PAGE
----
May 3, 2023, By Bill Parry
In response to the sharp rise of antisemitic violence and harassment, as well as hate violence targeted at LGBTQIA+ and other New Yorkers in recent years, Councilwoman Tiffany Cabán rolled out her “Resisting Antisemitism and Hate Violence” initiative Tuesday at the Astoria Center of Israel (ACI).
Just a day later, the NYPD released its citywide crime statistics for April, showing a 7% rise in hate crimes targeting Jewish people and a 150% rise in hate crimes targeting sexual orientation from April 2022.
“Antisemitism poses a serious danger to my beloved Jewish neighbors and friends: whether it’s the graffiti swastikas District 22 has unfortunately seen in recent years or white nationalist activists spouting antisemitic conspiracy theories, we must not tolerate threats of violence, particularly to a community that has faced brutality and terror for centuries and centuries, all over the world,” Cabán said.
Cabán said she would use various means to unite her constituents in the aftermath of hate violence incidents, from community conversations and neighborhood safety events to school- and neighborhood-based political education sessions.
Cabán also announced the disbursement of over $50,000 worth of discretionary funds to The NYC Anti-Violence Project and Malikah, two organizations working to resist hate violence in District 22.
“Antisemitism is a societal disease that is rotten to the core,” said Rabbi Joshua Rabin of the Astoria Center of Israel. “It’s one of a family of diseases that all Americans have to work to eradicate, including racism, sexism, homophobia, Islamophobia, ableism, and transphobia, which is a particularly salient form of prejudice today. But when we work together, with our government and organizational partners to make this community safe for everyone, we send a clear message across differences that hate has no hope here.”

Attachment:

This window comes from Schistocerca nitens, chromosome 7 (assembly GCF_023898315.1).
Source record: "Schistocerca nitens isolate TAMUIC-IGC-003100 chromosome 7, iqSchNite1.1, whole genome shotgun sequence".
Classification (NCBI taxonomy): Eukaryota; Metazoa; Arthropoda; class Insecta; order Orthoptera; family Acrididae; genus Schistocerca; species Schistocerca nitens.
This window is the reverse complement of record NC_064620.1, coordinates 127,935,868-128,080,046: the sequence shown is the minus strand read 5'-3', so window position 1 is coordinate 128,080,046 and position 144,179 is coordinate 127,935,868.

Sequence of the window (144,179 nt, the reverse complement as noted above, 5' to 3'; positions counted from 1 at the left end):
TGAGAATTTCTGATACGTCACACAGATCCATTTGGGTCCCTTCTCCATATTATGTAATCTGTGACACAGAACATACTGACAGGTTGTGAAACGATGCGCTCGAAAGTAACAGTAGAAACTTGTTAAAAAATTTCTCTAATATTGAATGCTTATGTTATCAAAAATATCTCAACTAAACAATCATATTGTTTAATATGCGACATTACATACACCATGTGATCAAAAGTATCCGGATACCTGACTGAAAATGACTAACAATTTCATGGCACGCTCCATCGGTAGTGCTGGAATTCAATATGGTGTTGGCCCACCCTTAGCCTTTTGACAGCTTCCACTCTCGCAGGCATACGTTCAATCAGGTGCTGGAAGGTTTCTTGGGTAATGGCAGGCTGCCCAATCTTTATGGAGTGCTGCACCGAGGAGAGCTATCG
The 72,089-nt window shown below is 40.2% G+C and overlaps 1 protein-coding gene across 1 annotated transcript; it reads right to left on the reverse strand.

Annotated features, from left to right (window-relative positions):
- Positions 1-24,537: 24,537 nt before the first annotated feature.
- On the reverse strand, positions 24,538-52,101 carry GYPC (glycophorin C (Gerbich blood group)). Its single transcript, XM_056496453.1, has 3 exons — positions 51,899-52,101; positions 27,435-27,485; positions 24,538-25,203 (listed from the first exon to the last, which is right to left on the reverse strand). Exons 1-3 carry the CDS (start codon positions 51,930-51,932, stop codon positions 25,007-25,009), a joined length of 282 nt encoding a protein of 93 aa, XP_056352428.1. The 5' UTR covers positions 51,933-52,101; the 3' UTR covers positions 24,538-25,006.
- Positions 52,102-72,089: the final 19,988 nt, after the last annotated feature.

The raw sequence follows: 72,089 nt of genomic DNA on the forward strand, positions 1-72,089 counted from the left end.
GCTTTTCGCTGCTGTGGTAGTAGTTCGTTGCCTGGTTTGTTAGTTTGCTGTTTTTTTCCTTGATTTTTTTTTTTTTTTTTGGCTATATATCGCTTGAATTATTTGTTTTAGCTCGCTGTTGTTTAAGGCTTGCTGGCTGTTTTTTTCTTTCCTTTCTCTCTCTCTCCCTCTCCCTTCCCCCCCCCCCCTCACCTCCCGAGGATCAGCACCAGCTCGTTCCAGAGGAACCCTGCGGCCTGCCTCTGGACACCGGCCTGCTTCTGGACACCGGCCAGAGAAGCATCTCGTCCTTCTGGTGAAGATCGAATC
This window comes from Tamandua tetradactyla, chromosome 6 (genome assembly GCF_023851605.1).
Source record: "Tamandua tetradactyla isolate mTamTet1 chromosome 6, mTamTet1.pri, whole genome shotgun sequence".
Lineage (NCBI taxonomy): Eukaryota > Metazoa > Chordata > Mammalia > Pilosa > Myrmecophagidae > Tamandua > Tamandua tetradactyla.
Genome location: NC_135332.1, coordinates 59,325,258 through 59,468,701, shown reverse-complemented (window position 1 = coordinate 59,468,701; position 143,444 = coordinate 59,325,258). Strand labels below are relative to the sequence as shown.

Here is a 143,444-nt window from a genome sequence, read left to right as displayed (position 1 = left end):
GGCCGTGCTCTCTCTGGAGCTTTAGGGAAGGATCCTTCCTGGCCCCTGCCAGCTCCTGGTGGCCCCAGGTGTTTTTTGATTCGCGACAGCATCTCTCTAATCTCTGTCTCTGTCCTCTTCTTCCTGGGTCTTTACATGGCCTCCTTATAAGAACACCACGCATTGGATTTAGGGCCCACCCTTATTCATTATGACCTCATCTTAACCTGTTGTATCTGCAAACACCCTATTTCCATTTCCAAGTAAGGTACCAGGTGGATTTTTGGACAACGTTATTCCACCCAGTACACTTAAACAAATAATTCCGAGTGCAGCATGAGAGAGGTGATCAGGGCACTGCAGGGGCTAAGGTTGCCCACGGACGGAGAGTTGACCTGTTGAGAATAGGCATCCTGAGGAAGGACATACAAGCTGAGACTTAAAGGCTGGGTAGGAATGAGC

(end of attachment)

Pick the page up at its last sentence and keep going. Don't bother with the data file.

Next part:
NYC Comptroller Brad Lander delivered remarks during Cabán’s press conference at ACI.
“Fighting the rise of antisemitism and other incidents of hate violence requires collective action across communities to educate, protect, and support one another,” Lander said. “I’m grateful for Council Member Caban’s focus on supporting community organizations to scale up bystander intervention training, political education, and trauma support for victims of antisemitic hate violence. Investing in community, education, and care is how we keep each other safe.”
Cabán’s office is following up this launch with a community conversation around antisemitism and hate violence, the inaugural event in her new “Potluck and Political Education” series. The event, which will take place at Cabán’s district office located at 30-83 31st St., will be co-hosted by Jews for Racial and Economic Justice in the near future.
“One of the main things antisemitism does is make Jews feel isolated and separate from the rest of society,” said Audrey Sasson, Executive Director of Jews for Racial and Economic Justice. “That means there’s nothing more powerful than denying our enemies that win. They cannot win when we are beloved and in deep relationships with our neighbors, working together to make our city a safe home where all of us have what we need to thrive. We’ve been so moved to watch and participate in the intentional development of Council Member Cabán’s visionary approach to fighting antisemitism. With this powerful set of commitments, she is making it clear: New York Jews are not in this alone. We are in this together – and incredibly grateful.”